Feminism Confronts Marxism

by Alexandra Scheele, University of Bielefeld, Germany and Stefanie Wöhl, University of Applied Sciences BFI Vienna, Austria

For several years now, the media in Germany and elsewhere have talked of a “Marx renaissance,” meaning that the work of Karl Marx might have been right in analyzing capitalism and financial crises. This is often explained by the fact that the 2008 financial and economic crisis showed that the global triumph of capitalism is associated with social upheaval, ecological crises, and a tendency for the economic system to self-destruct. Against this background, Marx’s analyses appear up-to-date again.

Closing the feminist gap in the Marx renaissance
However, the renewed public interest in Marx and his critique of the political economy makes little or no reference to the feminist reception of Marx. These feminist analyses were never genuinely part of left-wing discussions about Marx, for they are not situated on either side of the debate. On the one hand, feminist Marxists wanted to develop a critical perspective that grasps the social question and does not detach it from gender issues; a perspective that analyzes the capitalist exploitation of resources and the associated destruction of livelihoods in their global effects; and a perspective that not only analyzes the processes of power and domination as accumulation regimes, but also identifies their patriarchal foundations. On the other hand, feminist-Marxist perspectives were critical of the previous and current reception of Marx that aimed to change all conditions of inequality and exploitation, but rarely acknowledged that gender relations were part of these conditions. Further, the separation into production and reproduction, and the sexual division of labor – which was at least mentioned by Marx – were hardly subject to further analysis, but rather disregarded.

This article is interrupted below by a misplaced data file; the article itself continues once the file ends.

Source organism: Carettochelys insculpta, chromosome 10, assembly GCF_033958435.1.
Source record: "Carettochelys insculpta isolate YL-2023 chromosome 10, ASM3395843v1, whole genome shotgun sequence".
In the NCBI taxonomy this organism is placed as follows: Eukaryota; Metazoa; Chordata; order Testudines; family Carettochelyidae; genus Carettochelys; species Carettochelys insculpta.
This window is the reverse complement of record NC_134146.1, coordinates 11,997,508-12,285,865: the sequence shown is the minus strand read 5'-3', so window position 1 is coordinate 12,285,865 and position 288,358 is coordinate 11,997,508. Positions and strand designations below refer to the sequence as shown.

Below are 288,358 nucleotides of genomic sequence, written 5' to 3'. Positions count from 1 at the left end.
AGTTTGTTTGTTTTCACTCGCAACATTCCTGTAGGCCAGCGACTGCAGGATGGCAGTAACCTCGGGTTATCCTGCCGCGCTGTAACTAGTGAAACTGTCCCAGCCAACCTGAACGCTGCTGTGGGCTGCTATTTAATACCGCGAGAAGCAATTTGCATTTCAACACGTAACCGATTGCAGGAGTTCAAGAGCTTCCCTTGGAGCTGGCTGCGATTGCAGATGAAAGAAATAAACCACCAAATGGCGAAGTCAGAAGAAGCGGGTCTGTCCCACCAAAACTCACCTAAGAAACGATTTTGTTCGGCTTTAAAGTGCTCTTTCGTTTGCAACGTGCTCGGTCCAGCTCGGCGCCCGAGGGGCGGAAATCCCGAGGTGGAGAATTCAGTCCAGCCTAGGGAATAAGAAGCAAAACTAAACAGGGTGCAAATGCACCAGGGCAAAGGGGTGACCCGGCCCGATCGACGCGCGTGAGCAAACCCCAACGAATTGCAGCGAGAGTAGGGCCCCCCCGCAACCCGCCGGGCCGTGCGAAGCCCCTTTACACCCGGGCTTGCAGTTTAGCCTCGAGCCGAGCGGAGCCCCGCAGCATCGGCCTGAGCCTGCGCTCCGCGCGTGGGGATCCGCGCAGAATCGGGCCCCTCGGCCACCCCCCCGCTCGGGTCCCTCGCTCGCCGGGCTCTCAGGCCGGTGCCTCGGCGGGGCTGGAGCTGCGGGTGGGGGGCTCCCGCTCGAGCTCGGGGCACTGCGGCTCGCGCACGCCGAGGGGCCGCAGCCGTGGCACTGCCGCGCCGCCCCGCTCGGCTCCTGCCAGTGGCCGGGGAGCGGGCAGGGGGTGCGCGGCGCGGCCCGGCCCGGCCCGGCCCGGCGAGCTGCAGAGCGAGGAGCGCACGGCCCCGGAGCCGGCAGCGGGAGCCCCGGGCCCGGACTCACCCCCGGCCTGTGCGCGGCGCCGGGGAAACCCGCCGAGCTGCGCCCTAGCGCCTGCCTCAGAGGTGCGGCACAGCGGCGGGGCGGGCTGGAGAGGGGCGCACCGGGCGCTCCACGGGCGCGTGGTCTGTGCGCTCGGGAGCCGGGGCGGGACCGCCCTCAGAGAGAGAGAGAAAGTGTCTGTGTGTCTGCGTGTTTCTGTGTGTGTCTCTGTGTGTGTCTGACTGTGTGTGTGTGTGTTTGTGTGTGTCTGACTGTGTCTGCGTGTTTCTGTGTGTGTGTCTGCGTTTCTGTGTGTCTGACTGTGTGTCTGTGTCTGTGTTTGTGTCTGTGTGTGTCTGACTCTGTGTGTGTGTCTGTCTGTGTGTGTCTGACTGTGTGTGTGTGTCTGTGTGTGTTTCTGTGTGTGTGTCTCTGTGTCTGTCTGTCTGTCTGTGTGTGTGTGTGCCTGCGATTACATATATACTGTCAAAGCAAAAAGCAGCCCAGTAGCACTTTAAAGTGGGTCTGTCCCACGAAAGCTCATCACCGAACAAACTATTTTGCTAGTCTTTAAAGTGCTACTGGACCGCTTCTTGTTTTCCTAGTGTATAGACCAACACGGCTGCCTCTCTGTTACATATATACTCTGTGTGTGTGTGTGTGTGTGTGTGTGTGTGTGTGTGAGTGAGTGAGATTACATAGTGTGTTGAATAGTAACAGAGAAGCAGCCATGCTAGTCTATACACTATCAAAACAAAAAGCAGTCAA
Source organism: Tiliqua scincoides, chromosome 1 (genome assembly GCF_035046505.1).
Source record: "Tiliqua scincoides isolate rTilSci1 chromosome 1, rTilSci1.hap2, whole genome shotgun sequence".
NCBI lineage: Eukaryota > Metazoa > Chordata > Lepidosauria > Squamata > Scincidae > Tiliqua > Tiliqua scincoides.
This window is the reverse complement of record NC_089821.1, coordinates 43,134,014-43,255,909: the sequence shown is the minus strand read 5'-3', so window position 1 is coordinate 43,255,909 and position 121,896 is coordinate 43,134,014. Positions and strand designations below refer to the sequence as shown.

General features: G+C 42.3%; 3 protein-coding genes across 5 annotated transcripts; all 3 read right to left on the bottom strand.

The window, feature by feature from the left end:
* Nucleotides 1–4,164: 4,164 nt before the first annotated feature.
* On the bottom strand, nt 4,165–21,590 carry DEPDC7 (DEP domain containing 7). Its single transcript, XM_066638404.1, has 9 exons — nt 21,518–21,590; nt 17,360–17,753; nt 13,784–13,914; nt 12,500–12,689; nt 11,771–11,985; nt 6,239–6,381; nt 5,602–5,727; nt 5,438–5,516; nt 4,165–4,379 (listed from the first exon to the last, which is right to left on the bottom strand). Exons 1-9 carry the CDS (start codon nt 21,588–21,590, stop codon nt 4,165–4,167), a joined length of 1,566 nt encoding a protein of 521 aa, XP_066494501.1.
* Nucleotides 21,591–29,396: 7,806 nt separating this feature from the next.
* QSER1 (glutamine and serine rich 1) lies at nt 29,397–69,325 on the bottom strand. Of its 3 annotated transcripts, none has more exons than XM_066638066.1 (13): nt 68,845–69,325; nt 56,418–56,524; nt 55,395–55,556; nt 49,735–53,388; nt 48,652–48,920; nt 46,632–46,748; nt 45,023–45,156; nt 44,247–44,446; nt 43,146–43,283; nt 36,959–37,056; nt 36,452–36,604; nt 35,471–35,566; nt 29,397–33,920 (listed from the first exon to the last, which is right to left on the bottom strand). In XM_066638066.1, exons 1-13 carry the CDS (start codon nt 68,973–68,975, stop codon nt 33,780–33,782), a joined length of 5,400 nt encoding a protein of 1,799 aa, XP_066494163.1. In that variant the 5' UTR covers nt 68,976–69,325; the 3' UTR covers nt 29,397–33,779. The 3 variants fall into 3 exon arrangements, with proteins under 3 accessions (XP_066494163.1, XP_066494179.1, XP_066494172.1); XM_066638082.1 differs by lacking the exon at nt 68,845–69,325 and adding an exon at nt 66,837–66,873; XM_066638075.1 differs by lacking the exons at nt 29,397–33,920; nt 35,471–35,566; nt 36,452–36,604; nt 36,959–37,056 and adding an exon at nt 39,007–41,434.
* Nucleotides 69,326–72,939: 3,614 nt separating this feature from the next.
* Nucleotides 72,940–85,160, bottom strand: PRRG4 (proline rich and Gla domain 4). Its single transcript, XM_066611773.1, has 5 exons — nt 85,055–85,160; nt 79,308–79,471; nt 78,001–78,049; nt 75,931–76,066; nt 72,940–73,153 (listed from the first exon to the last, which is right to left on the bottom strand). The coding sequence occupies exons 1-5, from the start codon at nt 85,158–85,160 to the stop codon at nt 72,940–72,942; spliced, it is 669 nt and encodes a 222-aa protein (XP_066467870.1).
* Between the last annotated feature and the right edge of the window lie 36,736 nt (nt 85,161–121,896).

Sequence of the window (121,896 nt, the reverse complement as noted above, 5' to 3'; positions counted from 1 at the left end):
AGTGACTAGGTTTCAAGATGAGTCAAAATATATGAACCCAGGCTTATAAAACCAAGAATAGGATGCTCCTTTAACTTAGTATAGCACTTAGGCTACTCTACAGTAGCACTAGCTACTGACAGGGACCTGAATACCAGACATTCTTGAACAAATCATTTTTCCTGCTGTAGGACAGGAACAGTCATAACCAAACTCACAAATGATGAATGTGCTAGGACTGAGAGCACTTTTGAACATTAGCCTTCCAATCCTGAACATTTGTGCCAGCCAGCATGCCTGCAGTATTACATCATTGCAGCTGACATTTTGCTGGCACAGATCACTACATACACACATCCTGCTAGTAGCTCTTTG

Feminist positions
This double criticism also remains current on the occasion of the 200th birthday of Karl Marx: What is the relationship between patriarchy and capitalism? To what extent is the capitalist mode of production not only a gendered system, but also a racial system? How do cultural-symbolic forms of oppression interact with other forms of oppression in politics and economics? In what follows, we try to summarize the current evolution of these debates.

Production and reproduction